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  • Aug 10, 2017

CHA Behavioral Health Home Program Improves Care and Reduces Hospital Use Among Patients with Psychotic Disorders

SOMERVILLE, Mass. — Patients with serious mental illness who participated in a behavioral health home (BHH) program saw significant reductions in emergency department (ED) visits and psychiatric hospitalizations along with more preventive screenings for diabetes, according to a new study published by Psychiatric Services. The study was conducted by researchers at Cambridge Health Alliance, which launched its behavioral health home in 2015.

“The study extends existing literature by evaluating a clearly defined BHH program that was implemented in a safety-net institution for use by adults with schizophrenia spectrum disorders or bipolar disorder,” wrote lead author Miriam Tepper, MD, an attending psychiatrist at Cambridge Health Alliance and a faculty member at Harvard Medical School.

Cambridge Health Alliance’s BHH integrates medical services and care management with mental health care to offer more comprehensive, team-based care in an outpatient mental health clinic, offering a more comfortable environment for patients with serious mental illness than traditional primary care practices. The pilot included: (1) adding on-site medical care, health promotion activities (e.g. smoking cessation and healthy lifestyle groups), care coordination, and peer-to-peer engagement; (2) new electronic health record tools to track hospitalized patients; (3) addition of a medical nurse practitioner, care manager, and program manager to the interdisciplinary care team; and (4) a clinical paradigm shift toward integrated team-based care and chronic disease prevention and monitoring, and population health management.

For the study, statistical matching identified a comparison group (N=1,521) not enrolled in BHH, but similar to BHH patients (N=424). During the one-year study period, the total number of ED visits among BHH patients decreased from 1.45 to 1.19 visits while total ED visits in the control group rose from 0.99 to 1.16. Total psychiatric hospitalizations per capita declined for the BHH patients (from 0.22 to 0.10) while remaining stable in the control group (0.145 to 0.147). BHH patients also experienced greater metabolic monitoring than the comparison group. The groups did not significantly differ on measures of medical hospitalizations or cholesterol and blood pressure measures.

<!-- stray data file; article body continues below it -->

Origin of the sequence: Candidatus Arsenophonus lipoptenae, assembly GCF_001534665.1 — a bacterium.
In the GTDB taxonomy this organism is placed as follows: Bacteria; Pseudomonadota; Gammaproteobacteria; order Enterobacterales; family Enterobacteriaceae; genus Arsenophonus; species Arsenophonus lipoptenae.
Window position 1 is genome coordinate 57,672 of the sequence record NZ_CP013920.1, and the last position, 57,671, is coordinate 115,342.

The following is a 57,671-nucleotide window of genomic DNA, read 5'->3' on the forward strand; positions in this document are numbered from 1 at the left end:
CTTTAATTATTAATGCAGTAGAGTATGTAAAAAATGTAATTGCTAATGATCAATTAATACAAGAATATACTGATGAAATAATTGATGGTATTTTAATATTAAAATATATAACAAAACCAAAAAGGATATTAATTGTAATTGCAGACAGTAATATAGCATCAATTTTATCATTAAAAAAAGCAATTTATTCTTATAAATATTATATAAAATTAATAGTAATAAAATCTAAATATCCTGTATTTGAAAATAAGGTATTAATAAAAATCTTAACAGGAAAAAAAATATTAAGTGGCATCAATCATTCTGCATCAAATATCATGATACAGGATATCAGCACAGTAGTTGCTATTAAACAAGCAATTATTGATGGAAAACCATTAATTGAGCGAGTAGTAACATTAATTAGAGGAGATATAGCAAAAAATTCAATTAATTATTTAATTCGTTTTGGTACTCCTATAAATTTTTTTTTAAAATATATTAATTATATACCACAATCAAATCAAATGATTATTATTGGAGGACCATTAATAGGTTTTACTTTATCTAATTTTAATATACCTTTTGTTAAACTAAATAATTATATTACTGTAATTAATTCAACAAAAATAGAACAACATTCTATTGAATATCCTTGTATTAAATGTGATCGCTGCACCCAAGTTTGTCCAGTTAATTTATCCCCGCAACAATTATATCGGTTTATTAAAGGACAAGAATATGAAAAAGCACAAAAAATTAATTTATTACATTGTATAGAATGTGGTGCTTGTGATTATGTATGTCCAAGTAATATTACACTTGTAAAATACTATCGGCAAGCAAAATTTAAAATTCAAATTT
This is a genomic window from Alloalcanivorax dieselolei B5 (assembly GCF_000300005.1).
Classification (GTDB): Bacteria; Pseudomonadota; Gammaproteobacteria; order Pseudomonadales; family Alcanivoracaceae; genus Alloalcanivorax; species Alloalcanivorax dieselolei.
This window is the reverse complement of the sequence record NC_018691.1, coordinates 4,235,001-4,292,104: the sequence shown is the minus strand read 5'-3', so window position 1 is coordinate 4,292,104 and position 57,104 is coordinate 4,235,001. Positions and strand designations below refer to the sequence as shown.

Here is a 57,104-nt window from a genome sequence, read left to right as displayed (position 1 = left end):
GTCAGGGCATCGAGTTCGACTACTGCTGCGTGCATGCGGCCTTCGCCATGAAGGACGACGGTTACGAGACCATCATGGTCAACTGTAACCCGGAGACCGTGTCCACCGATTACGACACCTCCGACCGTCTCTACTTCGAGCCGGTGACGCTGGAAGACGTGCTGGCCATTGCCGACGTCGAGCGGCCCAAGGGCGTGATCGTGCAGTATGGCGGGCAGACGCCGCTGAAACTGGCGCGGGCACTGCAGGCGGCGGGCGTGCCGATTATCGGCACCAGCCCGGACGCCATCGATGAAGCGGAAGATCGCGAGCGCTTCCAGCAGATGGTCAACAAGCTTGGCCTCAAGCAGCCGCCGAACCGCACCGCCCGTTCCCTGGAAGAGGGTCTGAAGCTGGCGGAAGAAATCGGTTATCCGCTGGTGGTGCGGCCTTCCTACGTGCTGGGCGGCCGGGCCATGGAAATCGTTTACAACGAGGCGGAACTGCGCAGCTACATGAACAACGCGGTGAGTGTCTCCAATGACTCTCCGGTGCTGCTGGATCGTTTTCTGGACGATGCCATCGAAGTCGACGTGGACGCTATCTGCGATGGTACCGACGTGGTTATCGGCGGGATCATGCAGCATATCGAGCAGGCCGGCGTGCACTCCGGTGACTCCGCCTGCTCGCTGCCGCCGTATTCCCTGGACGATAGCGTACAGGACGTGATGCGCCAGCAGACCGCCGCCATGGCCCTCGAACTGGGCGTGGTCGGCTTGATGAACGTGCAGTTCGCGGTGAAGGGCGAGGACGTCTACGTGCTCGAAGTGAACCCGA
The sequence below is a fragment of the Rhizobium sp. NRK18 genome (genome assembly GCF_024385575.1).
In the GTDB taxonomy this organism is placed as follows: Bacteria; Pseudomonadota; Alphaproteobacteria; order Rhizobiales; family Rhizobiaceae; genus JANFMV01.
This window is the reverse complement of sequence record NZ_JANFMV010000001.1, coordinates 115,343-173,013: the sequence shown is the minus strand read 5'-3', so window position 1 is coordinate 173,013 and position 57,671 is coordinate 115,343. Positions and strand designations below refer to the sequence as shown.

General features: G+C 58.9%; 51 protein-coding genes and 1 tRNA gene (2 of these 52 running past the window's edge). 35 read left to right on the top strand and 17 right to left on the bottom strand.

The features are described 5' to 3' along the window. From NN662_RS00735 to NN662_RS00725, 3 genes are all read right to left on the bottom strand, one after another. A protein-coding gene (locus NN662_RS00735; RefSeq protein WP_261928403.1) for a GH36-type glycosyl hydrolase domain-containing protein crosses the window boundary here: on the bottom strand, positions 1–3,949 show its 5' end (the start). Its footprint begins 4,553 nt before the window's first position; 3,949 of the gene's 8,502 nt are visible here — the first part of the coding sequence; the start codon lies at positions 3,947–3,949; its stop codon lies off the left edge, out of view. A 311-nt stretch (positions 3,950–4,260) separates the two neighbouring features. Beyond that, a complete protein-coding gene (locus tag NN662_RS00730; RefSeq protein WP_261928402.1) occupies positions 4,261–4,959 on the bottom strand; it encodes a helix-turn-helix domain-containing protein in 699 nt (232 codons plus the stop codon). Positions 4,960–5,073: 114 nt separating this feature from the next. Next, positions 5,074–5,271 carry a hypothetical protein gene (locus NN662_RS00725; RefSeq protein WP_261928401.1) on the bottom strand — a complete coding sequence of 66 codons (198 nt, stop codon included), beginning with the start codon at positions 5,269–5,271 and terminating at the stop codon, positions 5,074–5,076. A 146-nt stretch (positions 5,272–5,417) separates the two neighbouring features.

“Adults with serious mental illness have shockingly poor health outcomes compared with the general population,” said Dr. Tepper. “It is critical that the health care community address this health disparity in a way that accounts for the interplay of medical, psychiatric, and social factors. Our health care system is hard to navigate for the healthiest among us—creative approaches are essential to ensure that people with serious mental illnesses are able to access the care they deserve.”

“We are excited by these promising results, which support the theory that coordinated, person-centered, holistic care for people with psychotic disorders may lead to better care and lower costs and help our patients experience full lives in recovery,” said study co-author Alexander (Sandy) Cohen, MSW, MPH. “We hope our study will advance the science of integrated care for this population while also inspiring more mental health providers to adopt elements of a behavioral health home model or test their own innovations to improve how we prevent and treat mental health disorders in communities all across the US.”

Cambridge Health Alliance is an academic community health system committed to providing high quality care in Cambridge, Somerville and Boston’s metro-north communities. CHA has expertise in primary care, specialty care and mental health/substance use services, as well as caring for diverse and complex populations. It includes three hospital campuses, a network of primary care and specialty practices and the Cambridge Public Health Dept. CHA patients have seamless access to advanced care through the system’s affiliation with Beth Israel Deaconess Medical Center in Boston. CHA is a Harvard Medical School teaching affiliate and is also affiliated with Harvard School of Public Health, Harvard School of Dental Medicine and Tufts University School of Medicine. For more information, visit


“Mind the Gap: Developing an Integrated Behavioral Health Home to Address Health Disparities in Serious Mental Illness.” Miriam Tepper, Alexander (Sandy) Cohen, Ana Progovac, Andrea Ault-Brutus, H. Stephen Leff, Brian Mullin, Carrie Cunningham and Benjamin Lê Cook. Psychiatric Services. Published online first on August 1, 2017.

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